RELEASE and LEAVE methods. RELEASE and LEAVE methods.
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Format list negotiation expanded to allow a "prefer these formats Format list negotiation expanded to allow a "prefer these formats
but try anything" semantic but try anything" semantic
Clarified handling of direction notification failures. Clarified handling of direction notification failures.
Clarified signaling associated with session failure due to dropped Clarified signaling associated with session failure due to dropped
connections. connections.
Clarified security related motivations for MSRP. Clarified security related motivations for MSRP.
Removed MIKEY dependency for session key exchange. Simple usage of Removed MIKEY dependency for session key exchange. Simple usage of
k-lines in SDP, where the SDP exchange is protected end-to-end k-lines in SDP, where the SDP exchange is protected end-to-end
seems sufficient. seems sufficient.
11.4 draft-campbell-simple-im-sessions-01 11.5 draft-campbell-simple-im-sessions-01
Version 01 is a significant re-write. References to COMEDIA were Version 01 is a significant re-write. References to COMEDIA were
removed, as it was determined that COMEDIA would not allow removed, as it was determined that COMEDIA would not allow
connections to be used bidirectional in the presence of NATs. connections to be used bidirectional in the presence of NATs.
Significantly more discussion of a concrete mechanism has been added Significantly more discussion of a concrete mechanism has been added
to make up for no longer using COMEDIA. Additionally, this draft and to make up for no longer using COMEDIA. Additionally, this draft and
draft-campbell-cpimmsg-sessions (which would have also changed draft-campbell-cpimmsg-sessions (which would have also changed
drastically) have now been combined into this single draft. drastically) have now been combined into this single draft.
12. Contributors 12. Contributors
skipping to change at page 54, line 42 skipping to change at page 36, line 37
[16] Peterson, J., "A Privacy Mechanism for the Session Initiation [16] Peterson, J., "A Privacy Mechanism for the Session Initiation
Protocol (SIP)", RFC 3323 , November 2002. Protocol (SIP)", RFC 3323 , November 2002.
[17] Peterson, J., "A Common Profile for Instant Messaging (CPIM)", [17] Peterson, J., "A Common Profile for Instant Messaging (CPIM)",
draft-ietf-impp-im-04 (work in progress), August 2003. draft-ietf-impp-im-04 (work in progress), August 2003.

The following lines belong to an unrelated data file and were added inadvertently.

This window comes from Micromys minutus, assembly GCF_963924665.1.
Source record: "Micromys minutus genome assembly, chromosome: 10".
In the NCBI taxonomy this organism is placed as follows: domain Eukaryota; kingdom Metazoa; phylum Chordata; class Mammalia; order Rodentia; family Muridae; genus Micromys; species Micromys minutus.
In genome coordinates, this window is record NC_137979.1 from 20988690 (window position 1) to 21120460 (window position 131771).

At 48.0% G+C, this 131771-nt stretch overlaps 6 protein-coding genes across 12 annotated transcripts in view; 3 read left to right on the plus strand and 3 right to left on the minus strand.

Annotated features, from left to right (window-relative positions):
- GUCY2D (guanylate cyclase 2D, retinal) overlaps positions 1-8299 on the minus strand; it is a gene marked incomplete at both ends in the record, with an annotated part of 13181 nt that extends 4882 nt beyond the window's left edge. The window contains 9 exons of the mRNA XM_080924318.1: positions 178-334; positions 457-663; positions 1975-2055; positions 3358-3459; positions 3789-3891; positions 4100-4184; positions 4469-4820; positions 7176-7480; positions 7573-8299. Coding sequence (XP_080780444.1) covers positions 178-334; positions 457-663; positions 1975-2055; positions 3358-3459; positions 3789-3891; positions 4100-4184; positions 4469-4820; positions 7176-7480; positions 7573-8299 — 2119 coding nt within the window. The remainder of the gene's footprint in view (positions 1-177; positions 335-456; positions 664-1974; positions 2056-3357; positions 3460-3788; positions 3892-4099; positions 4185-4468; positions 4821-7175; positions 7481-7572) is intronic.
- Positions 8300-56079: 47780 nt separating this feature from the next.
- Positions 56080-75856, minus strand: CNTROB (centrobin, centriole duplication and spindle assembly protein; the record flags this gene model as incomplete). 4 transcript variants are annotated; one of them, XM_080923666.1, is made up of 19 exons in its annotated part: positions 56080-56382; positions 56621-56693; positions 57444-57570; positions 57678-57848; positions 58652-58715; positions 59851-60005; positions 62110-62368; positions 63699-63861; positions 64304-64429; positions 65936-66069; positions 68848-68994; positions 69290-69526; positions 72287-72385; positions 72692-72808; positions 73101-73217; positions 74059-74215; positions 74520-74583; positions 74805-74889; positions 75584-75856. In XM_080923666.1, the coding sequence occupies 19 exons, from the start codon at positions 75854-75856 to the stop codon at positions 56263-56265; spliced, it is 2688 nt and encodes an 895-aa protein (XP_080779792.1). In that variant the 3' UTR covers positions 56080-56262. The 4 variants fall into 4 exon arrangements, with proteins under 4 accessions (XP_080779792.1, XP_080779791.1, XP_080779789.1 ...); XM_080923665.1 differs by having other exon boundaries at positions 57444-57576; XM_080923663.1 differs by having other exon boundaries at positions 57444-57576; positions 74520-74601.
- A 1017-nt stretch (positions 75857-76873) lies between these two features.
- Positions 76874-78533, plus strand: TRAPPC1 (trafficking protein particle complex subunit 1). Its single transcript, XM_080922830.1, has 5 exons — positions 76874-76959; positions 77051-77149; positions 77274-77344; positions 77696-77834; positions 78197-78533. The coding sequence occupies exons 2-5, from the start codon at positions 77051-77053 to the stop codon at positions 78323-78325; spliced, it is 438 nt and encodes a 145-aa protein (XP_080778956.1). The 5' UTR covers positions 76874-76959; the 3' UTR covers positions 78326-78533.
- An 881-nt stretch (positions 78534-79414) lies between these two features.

[18] Yon, D., "Connection-Oriented Media Transport in SDP", [18] Yon, D., "Connection-Oriented Media Transport in SDP",
draft-ietf-mmusic-sdp-comedia-05 (work in progress), March draft-ietf-mmusic-sdp-comedia-05 (work in progress), March
2003. 2003.
[19] Franks, J., Hallam-Baker, P., Hostetler, J., Lawrence, S.,
Leach, P., Luotonen, A. and L. Stewart, "HTTP Authentication:
Basic and Digest Access Authentication", RFC 2617, June 1999.
Authors' Addresses Authors' Addresses
Ben Campbell Ben Campbell
dynamicsoft dynamicsoft
5100 Tennyson Parkway 5100 Tennyson Parkway
Suite 1200 Suite 1200
Plano, TX 75024 Plano, TX 75024
EMail: bcampbell@dynamicsoft.com EMail: bcampbell@dynamicsoft.com
Jonathan Rosenberg Jonathan Rosenberg
dynamicsoft dynamicsoft
600 Lanidex Plaza 600 Lanidex Plaza
Parsippany, NJ 07054 Parsippany, NJ 07054
EMail: jdrosen@dynamicsoft.com EMail: jdrosen@dynamicsoft.com
Robert Sparks Robert Sparks
dynamicsoft dynamicsoft
5100 Tennyson Parkway 5100 Tennyson Parkway
skipping to change at page 56, line 29 skipping to change at page 38, line 29
be obtained from the IETF Secretariat. be obtained from the IETF Secretariat.
The IETF invites any interested party to bring to its attention any The IETF invites any interested party to bring to its attention any
copyrights, patents or patent applications, or other proprietary copyrights, patents or patent applications, or other proprietary
rights which may cover technology that may be required to practice rights which may cover technology that may be required to practice
this standard. Please address the information to the IETF Executive this standard. Please address the information to the IETF Executive
Director. Director.
Full Copyright Statement Full Copyright Statement
Copyright (C) The Internet Society (2003). All Rights Reserved. Copyright (C) The Internet Society (2004). All Rights Reserved.
This document and translations of it may be copied and furnished to This document and translations of it may be copied and furnished to
others, and derivative works that comment on or otherwise explain it others, and derivative works that comment on or otherwise explain it
or assist in its implementation may be prepared, copied, published or assist in its implementation may be prepared, copied, published
and distributed, in whole or in part, without restriction of any and distributed, in whole or in part, without restriction of any
kind, provided that the above copyright notice and this paragraph are kind, provided that the above copyright notice and this paragraph are
included on all such copies and derivative works. However, this included on all such copies and derivative works. However, this
document itself may not be modified in any way, such as by removing document itself may not be modified in any way, such as by removing
the copyright notice or references to the Internet Society or other the copyright notice or references to the Internet Society or other
Internet organizations, except as needed for the purpose of Internet organizations, except as needed for the purpose of
 End of changes.